IL: I’ve got, I’ve got your Spring 2010 and Winter 2014. Shall I just put this off for a second?
[recording paused]
IL: So, we’re still talking about when the squadron was disbanded, Ken.
KW: Yes. Yeah. That was mid ’45.
IL: Right.
KW: New Zealand crew members returned home and the remaining crew were posted as I said earlier on to various other duties and trades, you know.
IL: Yeah.
KW: I was a clerk for a bit. I was selected as a clerk. I passed the course as an LAC but I still remained a sergeant and I was posted out to India.
IL: Right.
KW: And — at air headquarters. I was promoted to corporal in that trade and then to acting sergeant paid in that trade before I returned home but I still was a sergeant all the while because of my aircrew rank.
IL: So, how long did you stay in the RAF after?
KW: I —
Other: You put it down again.
KW: I had a letter somewhere. Oh. It’s in the logbook.
Other: Yeah. I think so. I didn’t see it in the book.
KW: I’m getting a little bit. Well, I’ve still got a few marbles but I think some of them have out of time.
IL: Some of them rolled away. I think we all, I think we’re all a bit like that sometimes.
[pause]
KW: I had a little letter.
Other 2: Yeah. You had an envelope.
KW: An envelope. Yeah. It’s in there. The date I —
Other 2: You put the letter back in the envelope. I saw you doing it.
KW: Now, where did I put it then?
IL: So, was it 1945 or was it much later?
KW: No. No. It was 1947.
IL: Oh right. Ok. So you were in India for a couple of years.
KW: A couple of years. Well, almost two years. Yeah.
IL: Right. [pause] So, how did you find India? Was this sort of — was it the time of —
KW: Terrible place. Well, it was just —
IL: Unease and partition coming up.
KW: It was just coming up to partition. It wasn’t too bad when we first got there but [pause] What did I do with that? [pause] It gives the exact date on that letter. That’s why.
IL: Don’t, don’t worry, Ken. So what did you do after? After you came out of the RAF what did you do in your later life?
KW: I — well, before I joined the RAF I left school at fourteen. I became an apprentice grocer at the International Tea Company. You won’t remember that I suppose.
IL: Not quite.
KW: And I did a three year apprenticeship.
Other: Carry on.
KW: The first year it was ten shillings a week. Second year fifteen shillings a week. And the third year a pound a week. And then I became assistant and got an increase. Then I went in the RAF. I came back and I remained. I came back to them for a while as an apprentice and started studying grocers [unclear] and then, oh thank you — and then, and then I changed to the Home Colonial Stores.
IL: Right.
KW: Where I was called a first hand which now they would term as an assistant manager.
IL: Right.
KW: Because the manager was the way I ran the shop. And you wouldn’t believe this but every week on a Saturday we took stock of the whole, you had in the store and you worked out the cost to make sure that you hadn’t lost any money. Each shop did that.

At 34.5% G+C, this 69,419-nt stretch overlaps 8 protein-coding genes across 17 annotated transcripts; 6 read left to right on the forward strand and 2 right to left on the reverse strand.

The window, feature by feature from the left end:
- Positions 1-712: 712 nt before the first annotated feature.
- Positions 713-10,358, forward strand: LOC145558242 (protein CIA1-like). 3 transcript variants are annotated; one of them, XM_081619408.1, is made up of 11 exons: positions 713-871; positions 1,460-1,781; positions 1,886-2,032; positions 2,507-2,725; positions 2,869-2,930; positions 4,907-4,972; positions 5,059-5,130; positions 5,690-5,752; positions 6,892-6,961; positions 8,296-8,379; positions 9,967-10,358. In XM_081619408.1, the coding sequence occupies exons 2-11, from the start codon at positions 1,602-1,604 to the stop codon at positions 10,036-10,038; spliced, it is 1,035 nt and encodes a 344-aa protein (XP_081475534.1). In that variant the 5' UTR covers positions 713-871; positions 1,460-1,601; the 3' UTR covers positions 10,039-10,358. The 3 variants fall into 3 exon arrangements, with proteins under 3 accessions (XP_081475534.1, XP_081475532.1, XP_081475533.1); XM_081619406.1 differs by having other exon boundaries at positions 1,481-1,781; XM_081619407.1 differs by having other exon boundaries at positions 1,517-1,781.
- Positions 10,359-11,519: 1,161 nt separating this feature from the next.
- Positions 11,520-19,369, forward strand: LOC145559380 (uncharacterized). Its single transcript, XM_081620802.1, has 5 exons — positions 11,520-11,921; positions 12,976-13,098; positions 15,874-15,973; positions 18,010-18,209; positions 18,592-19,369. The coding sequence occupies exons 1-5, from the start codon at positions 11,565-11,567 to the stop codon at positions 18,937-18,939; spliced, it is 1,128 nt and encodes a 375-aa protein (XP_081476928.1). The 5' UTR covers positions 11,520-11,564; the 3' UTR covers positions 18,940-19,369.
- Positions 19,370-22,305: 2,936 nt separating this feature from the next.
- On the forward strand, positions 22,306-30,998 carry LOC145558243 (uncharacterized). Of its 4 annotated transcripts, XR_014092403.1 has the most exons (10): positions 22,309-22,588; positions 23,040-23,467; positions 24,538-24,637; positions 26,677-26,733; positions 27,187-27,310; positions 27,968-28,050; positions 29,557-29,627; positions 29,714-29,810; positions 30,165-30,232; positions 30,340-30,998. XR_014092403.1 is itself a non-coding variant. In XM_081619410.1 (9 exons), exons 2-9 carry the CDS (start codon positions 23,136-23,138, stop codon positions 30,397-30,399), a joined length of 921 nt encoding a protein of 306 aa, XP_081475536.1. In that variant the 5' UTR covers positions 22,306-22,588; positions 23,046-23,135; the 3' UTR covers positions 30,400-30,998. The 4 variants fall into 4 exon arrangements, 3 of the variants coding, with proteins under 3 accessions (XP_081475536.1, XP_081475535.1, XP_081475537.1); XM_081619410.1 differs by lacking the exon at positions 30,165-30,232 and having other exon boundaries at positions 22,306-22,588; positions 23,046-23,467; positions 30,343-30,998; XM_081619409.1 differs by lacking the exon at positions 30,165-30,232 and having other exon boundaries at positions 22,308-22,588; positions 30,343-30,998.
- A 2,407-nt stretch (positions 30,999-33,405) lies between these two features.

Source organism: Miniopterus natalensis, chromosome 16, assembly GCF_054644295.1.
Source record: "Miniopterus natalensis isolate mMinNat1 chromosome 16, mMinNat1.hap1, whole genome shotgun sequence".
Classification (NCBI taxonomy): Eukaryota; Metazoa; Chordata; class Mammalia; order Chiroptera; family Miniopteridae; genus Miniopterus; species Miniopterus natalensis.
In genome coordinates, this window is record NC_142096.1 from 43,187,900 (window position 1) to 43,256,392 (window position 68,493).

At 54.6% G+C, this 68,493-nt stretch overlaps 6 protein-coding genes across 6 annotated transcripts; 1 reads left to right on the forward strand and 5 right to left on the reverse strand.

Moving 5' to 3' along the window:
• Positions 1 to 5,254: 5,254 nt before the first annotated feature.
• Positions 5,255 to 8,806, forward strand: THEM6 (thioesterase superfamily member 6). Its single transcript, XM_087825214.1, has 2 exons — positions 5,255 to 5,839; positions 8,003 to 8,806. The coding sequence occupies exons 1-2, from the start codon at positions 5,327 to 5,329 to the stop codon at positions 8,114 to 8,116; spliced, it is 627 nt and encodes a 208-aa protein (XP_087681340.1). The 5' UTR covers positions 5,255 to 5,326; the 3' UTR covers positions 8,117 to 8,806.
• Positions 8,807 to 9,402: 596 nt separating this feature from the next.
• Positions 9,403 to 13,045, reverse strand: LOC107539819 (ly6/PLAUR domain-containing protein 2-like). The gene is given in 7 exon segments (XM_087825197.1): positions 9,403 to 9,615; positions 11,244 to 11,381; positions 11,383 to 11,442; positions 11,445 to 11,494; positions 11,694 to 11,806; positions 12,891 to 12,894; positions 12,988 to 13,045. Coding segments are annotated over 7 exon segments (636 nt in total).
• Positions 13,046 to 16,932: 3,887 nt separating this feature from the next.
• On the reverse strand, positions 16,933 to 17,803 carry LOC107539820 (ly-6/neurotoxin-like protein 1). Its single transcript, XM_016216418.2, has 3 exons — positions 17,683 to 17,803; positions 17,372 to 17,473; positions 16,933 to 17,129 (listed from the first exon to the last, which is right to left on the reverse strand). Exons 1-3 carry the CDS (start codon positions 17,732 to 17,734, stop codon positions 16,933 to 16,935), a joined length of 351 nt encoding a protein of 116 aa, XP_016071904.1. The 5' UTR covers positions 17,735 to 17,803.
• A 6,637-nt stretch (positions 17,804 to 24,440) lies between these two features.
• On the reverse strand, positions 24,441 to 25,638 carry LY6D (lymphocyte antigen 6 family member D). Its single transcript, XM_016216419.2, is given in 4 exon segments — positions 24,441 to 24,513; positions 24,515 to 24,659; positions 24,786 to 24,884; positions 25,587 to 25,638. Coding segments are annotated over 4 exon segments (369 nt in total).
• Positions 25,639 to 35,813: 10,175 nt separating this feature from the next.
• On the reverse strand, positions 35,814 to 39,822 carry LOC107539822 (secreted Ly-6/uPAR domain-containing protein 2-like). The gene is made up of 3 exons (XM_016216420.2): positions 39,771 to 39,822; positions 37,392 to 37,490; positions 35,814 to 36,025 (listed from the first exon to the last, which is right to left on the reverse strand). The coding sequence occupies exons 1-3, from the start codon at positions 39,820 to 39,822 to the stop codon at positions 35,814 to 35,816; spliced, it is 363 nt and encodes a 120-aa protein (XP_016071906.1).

IL: Gosh.
KW: So, Saturday you didn’t get off very early in the evening. But —
IL: So, was that, was that back in Oulton? Or was that back in —
KW: That was back in Oulton.
IL: Right.
KW: And then I joined the Hampshire Constabulary as a policeman. After, in fact I was posted back to Oulton on, after my training at the Police Training School because while I was away my wife had managed to get a little cottage. Two up two down across the yard from [laughs] and share a washhouse. That was our home. And then in, that was in ’49 I joined the police. Then I was posted to Christchurch which was then in Hampshire and I did — I was there until February ’52. And during that time I was a bit lucky with — there was a very good detective constable there who and I had a few lucky arrests and things like that. He took me under his wing and I came back then to Fareham as a detective constable after less than three years’ service which was unheard of in those days.
IL: Right.
KW: But we were at Fareham. Then from Fareham I was posted to Havant. And [unclear] used to move every two years and they provided a house for you. For Havant. And I remained there until 1957. And Havant, then Leigh Park was I don’t know if you know about, you don’t know the area.
IL: I don’t know the area. I’m sorry.
KW: Terrific estate. Built for Portsmouth people really.
IL: Right.
Other: It was, when it was built it was the biggest council estate in Europe.
KW: Yeah.
IL: Oh gosh.
KW: And that was being built up and I was a DC covering Havant, Hayling Island, Emsworth, Purbrook and Waterlooville. That one DC then and I I then got an aid. Dick Barton.
Other: Good name.
IL: He was a good man. A good man. He was. He wouldn’t take his exams for a long long time. Mainly because he, he didn’t, he’d found the bungalow over here because his wife had [pause] what was it she had?
Other 2: I think I’ve got [pause] I don’t know.
Other: She was disabled wasn’t she?
KW: She was disabled.
IL: Right. Ok.